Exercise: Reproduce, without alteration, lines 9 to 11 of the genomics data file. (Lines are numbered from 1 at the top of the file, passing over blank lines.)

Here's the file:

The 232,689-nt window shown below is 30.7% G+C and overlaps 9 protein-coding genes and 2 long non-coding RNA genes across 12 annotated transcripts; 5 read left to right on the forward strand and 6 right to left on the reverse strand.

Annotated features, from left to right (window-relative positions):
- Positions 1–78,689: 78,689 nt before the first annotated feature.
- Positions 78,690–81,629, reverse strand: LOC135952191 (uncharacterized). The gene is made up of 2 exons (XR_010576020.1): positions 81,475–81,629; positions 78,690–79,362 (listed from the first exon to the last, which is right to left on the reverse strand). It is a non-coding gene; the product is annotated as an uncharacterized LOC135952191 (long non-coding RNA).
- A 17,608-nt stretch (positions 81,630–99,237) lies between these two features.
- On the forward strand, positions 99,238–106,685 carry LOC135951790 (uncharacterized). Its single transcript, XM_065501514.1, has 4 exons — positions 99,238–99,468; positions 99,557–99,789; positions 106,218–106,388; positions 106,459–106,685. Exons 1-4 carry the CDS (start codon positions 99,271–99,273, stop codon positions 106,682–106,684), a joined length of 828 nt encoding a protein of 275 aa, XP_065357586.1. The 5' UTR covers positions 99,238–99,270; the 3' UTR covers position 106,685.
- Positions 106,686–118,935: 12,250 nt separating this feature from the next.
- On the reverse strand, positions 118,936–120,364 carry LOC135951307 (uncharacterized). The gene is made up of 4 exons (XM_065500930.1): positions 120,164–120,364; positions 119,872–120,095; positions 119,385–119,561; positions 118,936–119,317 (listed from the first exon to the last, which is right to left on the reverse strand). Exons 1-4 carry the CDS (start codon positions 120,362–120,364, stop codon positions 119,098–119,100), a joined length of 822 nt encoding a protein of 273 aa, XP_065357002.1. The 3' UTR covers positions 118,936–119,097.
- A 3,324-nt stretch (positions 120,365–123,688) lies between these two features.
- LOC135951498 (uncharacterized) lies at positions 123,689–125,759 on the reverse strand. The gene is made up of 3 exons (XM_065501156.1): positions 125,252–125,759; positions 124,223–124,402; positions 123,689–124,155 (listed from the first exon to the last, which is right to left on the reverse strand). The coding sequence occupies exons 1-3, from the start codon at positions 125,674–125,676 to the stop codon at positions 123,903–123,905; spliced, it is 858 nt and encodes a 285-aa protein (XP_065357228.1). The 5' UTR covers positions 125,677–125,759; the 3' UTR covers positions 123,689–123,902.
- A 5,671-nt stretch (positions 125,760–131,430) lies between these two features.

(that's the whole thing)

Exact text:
- A 3,324-nt stretch (positions 120,365–123,688) lies between these two features.
- LOC135951498 (uncharacterized) lies at positions 123,689–125,759 on the reverse strand. The gene is made up of 3 exons (XM_065501156.1): positions 125,252–125,759; positions 124,223–124,402; positions 123,689–124,155 (listed from the first exon to the last, which is right to left on the reverse strand). The coding sequence occupies exons 1-3, from the start codon at positions 125,674–125,676 to the stop codon at positions 123,903–123,905; spliced, it is 858 nt and encodes a 285-aa protein (XP_065357228.1). The 5' UTR covers positions 125,677–125,759; the 3' UTR covers positions 123,689–123,902.
- A 5,671-nt stretch (positions 125,760–131,430) lies between these two features.